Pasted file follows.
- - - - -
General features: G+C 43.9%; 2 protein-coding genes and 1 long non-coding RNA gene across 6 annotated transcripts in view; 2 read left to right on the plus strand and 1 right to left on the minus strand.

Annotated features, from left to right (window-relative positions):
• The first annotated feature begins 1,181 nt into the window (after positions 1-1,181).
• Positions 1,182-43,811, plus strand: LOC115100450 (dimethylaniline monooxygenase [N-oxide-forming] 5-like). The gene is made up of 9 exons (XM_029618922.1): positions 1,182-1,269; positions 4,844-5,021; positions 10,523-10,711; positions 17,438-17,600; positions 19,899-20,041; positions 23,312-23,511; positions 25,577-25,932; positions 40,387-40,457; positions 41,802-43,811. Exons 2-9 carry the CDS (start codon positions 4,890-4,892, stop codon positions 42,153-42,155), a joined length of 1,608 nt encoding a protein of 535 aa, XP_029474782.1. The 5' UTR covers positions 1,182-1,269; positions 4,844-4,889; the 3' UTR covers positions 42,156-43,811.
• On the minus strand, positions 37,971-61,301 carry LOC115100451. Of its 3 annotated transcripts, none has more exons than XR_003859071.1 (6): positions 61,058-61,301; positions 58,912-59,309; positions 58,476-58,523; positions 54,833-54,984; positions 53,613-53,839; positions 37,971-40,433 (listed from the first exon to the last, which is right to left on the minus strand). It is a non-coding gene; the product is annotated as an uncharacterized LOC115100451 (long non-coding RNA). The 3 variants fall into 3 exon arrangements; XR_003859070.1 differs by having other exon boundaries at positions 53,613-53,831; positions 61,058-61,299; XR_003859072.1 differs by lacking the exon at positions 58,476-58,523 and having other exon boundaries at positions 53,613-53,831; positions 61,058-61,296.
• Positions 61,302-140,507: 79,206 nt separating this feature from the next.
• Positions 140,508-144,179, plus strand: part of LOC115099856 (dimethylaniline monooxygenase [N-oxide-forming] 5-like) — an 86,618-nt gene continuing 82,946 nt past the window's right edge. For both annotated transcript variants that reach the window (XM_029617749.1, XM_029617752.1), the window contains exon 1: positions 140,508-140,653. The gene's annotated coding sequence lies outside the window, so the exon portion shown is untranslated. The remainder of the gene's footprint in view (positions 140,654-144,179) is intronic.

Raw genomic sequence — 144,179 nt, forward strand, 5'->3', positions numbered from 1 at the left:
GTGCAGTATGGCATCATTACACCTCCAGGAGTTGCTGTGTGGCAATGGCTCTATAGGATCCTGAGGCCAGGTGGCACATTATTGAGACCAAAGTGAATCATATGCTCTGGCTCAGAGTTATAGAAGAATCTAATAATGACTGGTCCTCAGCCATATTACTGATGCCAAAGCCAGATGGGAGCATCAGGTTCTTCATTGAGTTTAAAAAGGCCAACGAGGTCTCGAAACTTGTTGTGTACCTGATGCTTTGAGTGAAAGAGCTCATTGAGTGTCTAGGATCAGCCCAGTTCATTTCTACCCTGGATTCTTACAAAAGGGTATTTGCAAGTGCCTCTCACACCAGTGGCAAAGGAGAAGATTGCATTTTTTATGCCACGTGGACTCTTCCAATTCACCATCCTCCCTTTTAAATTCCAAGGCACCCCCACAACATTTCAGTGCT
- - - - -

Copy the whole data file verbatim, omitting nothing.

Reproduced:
General features: G+C 43.9%; 2 protein-coding genes and 1 long non-coding RNA gene across 6 annotated transcripts in view; 2 read left to right on the plus strand and 1 right to left on the minus strand.

Annotated features, from left to right (window-relative positions):
• The first annotated feature begins 1,181 nt into the window (after positions 1-1,181).
• Positions 1,182-43,811, plus strand: LOC115100450 (dimethylaniline monooxygenase [N-oxide-forming] 5-like). The gene is made up of 9 exons (XM_029618922.1): positions 1,182-1,269; positions 4,844-5,021; positions 10,523-10,711; positions 17,438-17,600; positions 19,899-20,041; positions 23,312-23,511; positions 25,577-25,932; positions 40,387-40,457; positions 41,802-43,811. Exons 2-9 carry the CDS (start codon positions 4,890-4,892, stop codon positions 42,153-42,155), a joined length of 1,608 nt encoding a protein of 535 aa, XP_029474782.1. The 5' UTR covers positions 1,182-1,269; positions 4,844-4,889; the 3' UTR covers positions 42,156-43,811.
• On the minus strand, positions 37,971-61,301 carry LOC115100451. Of its 3 annotated transcripts, none has more exons than XR_003859071.1 (6): positions 61,058-61,301; positions 58,912-59,309; positions 58,476-58,523; positions 54,833-54,984; positions 53,613-53,839; positions 37,971-40,433 (listed from the first exon to the last, which is right to left on the minus strand). It is a non-coding gene; the product is annotated as an uncharacterized LOC115100451 (long non-coding RNA). The 3 variants fall into 3 exon arrangements; XR_003859070.1 differs by having other exon boundaries at positions 53,613-53,831; positions 61,058-61,299; XR_003859072.1 differs by lacking the exon at positions 58,476-58,523 and having other exon boundaries at positions 53,613-53,831; positions 61,058-61,296.
• Positions 61,302-140,507: 79,206 nt separating this feature from the next.
• Positions 140,508-144,179, plus strand: part of LOC115099856 (dimethylaniline monooxygenase [N-oxide-forming] 5-like) — an 86,618-nt gene continuing 82,946 nt past the window's right edge. For both annotated transcript variants that reach the window (XM_029617749.1, XM_029617752.1), the window contains exon 1: positions 140,508-140,653. The gene's annotated coding sequence lies outside the window, so the exon portion shown is untranslated. The remainder of the gene's footprint in view (positions 140,654-144,179) is intronic.

Raw genomic sequence — 144,179 nt, forward strand, 5'->3', positions numbered from 1 at the left:
GTGCAGTATGGCATCATTACACCTCCAGGAGTTGCTGTGTGGCAATGGCTCTATAGGATCCTGAGGCCAGGTGGCACATTATTGAGACCAAAGTGAATCATATGCTCTGGCTCAGAGTTATAGAAGAATCTAATAATGACTGGTCCTCAGCCATATTACTGATGCCAAAGCCAGATGGGAGCATCAGGTTCTTCATTGAGTTTAAAAAGGCCAACGAGGTCTCGAAACTTGTTGTGTACCTGATGCTTTGAGTGAAAGAGCTCATTGAGTGTCTAGGATCAGCCCAGTTCATTTCTACCCTGGATTCTTACAAAAGGGTATTTGCAAGTGCCTCTCACACCAGTGGCAAAGGAGAAGATTGCATTTTTTATGCCACGTGGACTCTTCCAATTCACCATCCTCCCTTTTAAATTCCAAGGCACCCCCACAACATTTCAGTGCT